At our pond, the decline in the Marblehead class has been real and very noticeable. Some of this is just local pond politics but it does seem to have paralleled the international swing to IOMs. I agree with Bob that it is just a down cycle, but the up cycle presumed to be ahead bears thinking about. The class will not necessarily recover automatically as the economy comes back.
It is a shame. I have sailed in several different classes, and they all have their exciting moments, but the M is the only boat that is, at its top speed, thrilling to sail.
I once came across a photo taken on a strange day in 1872 at a train yard at Swindon, a terminus of the Great Western railway. Fifteen miles of cold locomotives and empty tenders were lined up nose to tail. The technology equivalent of a fish kill.
It was a side-effect of a legislated change to a standard railway gauge in England. Broad gauge locomotives of the Great Western were technically superior, faster, and more efficient and doubtless more fun to drive than the standard gauge locomotives of the time.
But these technically superior engines were all parked forever, on that day, as a result of legislation that standardized the British rail system on a different gauge. Parliament had reasoned (correctly) that gauge standardization of the nation?s railway network was more important than the loftiness of the technology associated with any particular gauge.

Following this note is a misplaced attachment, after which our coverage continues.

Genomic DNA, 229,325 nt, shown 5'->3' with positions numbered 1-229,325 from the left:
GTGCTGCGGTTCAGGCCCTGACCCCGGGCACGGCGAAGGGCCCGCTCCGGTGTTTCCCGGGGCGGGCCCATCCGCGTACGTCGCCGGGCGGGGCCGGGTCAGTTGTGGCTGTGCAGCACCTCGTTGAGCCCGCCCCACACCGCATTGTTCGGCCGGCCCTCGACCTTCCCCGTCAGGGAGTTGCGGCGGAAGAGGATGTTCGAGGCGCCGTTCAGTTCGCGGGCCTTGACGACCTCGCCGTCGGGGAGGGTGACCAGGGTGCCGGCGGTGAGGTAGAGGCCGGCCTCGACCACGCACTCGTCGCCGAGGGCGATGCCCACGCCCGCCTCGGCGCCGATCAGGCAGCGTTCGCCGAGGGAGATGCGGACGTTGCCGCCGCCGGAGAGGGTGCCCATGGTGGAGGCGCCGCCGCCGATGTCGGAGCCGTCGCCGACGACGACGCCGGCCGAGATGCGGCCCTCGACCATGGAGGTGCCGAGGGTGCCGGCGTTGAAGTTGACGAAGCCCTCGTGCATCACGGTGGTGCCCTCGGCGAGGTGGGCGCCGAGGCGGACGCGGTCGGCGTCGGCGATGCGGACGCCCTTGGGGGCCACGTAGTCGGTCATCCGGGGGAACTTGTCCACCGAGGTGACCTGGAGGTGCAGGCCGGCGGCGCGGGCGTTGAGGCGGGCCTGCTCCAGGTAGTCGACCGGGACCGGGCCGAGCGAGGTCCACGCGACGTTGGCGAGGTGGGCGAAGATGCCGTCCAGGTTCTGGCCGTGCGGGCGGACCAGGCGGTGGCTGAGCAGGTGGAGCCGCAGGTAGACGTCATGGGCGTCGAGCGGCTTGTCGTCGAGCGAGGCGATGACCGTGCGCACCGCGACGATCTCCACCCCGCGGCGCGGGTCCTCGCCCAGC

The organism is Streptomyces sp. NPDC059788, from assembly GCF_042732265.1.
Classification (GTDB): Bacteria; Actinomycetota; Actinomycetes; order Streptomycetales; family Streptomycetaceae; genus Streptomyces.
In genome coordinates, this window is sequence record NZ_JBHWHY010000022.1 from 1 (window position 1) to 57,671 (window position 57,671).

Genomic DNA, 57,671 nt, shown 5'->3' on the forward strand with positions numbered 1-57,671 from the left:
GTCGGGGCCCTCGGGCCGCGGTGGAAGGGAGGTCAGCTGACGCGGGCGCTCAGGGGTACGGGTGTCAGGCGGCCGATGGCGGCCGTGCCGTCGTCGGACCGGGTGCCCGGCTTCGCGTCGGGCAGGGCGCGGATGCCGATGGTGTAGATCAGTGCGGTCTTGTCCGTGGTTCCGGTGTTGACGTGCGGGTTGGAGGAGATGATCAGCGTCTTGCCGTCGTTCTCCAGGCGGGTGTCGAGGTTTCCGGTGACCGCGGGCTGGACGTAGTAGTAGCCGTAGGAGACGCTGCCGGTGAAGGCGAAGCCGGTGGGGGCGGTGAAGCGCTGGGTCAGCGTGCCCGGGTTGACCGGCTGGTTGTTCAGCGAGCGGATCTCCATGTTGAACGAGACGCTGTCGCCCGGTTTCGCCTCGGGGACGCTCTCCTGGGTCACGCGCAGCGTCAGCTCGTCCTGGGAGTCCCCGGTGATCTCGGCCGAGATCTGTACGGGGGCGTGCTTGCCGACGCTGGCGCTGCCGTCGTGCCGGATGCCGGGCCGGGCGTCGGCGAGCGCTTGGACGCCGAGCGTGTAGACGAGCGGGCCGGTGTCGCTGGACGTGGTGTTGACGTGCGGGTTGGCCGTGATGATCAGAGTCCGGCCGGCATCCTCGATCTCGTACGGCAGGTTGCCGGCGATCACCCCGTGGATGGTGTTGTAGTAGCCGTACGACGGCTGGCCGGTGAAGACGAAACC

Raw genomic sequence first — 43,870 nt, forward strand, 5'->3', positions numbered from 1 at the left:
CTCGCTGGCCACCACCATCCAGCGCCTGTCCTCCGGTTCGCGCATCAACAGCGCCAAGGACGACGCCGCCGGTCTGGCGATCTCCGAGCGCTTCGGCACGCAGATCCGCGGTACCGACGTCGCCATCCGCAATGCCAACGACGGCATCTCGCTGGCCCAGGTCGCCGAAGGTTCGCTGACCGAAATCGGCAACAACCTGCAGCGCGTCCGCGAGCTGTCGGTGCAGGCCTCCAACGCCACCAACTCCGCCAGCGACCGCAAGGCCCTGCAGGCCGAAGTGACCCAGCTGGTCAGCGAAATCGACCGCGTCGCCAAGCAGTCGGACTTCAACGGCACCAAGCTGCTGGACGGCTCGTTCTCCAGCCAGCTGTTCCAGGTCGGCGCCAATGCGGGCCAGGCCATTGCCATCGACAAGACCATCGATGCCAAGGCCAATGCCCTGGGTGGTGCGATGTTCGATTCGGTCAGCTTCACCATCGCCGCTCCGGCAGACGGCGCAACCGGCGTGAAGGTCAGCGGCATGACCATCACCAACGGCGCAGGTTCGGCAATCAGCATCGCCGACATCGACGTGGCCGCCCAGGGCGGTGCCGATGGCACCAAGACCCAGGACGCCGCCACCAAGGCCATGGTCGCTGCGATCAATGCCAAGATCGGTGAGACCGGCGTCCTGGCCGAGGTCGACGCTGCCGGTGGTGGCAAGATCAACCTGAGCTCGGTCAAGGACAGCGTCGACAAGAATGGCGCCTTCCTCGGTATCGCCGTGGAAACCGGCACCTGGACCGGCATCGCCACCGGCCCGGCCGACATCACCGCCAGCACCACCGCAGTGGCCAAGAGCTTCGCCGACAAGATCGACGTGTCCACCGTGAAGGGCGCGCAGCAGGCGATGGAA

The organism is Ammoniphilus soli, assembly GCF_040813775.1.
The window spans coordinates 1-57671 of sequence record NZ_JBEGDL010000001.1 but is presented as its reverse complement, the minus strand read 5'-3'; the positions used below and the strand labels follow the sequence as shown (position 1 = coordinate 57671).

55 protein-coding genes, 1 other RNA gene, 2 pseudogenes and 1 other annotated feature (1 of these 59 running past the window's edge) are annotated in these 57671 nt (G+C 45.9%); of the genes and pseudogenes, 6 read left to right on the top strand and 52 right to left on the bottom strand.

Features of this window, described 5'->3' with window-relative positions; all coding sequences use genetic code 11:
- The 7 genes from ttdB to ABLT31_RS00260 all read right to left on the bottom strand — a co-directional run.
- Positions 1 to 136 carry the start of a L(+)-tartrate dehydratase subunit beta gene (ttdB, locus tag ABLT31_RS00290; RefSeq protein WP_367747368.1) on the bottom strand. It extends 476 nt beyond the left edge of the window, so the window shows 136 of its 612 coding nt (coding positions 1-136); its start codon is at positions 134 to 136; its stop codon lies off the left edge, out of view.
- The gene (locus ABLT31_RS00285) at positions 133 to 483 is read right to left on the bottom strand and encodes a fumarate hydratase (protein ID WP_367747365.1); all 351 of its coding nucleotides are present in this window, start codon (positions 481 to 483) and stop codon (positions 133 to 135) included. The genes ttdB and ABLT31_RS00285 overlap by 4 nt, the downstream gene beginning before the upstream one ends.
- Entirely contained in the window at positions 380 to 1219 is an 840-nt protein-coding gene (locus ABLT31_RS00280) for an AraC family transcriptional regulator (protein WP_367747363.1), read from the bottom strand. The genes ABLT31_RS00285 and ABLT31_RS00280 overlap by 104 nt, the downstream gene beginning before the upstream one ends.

So you could toy with the idea that what has happened to the Broad Gauge locomotives is a fair metaphor for what has happened to the Marblehead class. Marbleheads have been in fact been sidelined, not just by a change in technical standards, but by a change in favor of standardization. The current standard seems to be, for better or worse, the IOM. As in the case of the British railway system, the appeal of the IOM is standardization per se. Standardization is better for manufacturers, their investors, customers, the network and the nation. Never mind about high technology.
So what happens next to the M-boats? The crushing machine?
Hardly. M?s are not going to be scrapped. Their value on the market is drifting downward economically because there is less interest in them than in the IOMs. But the process is self limiting. The price doesn?t have to go down very much to dip below the (still energetically ascending) price of a competitive IOM. At this important crossover, you would have to ask yourself ? hey. Why race an IOM (which is, in light air, in my view, a complete and utter slugmobile) when you could, for the same price, race a fast, light, and agile M?
The Broad Gauge locomotives parked and photographed at Swindon in 1872 were not all scrapped. Most of them were modified, converted to the narrow gauge standard and put back on the track. Maybe something like this would be a solution for Marbleheads ? change the boat slightly to meet, or confront, the new standard.
This is not, however, an argument for standardizing Marbleheads in the manner of the IOMs. The real strength of the Marblehead class, versus the IOMs, is its indifference to (defiance of) technical standardization.
In other words, Doug is probably right. It could be that some sort of change in the definition of the class, to open it up to more innovation, would help put these many boats back in the water.
Best wishes to everyone for the holiday, Michael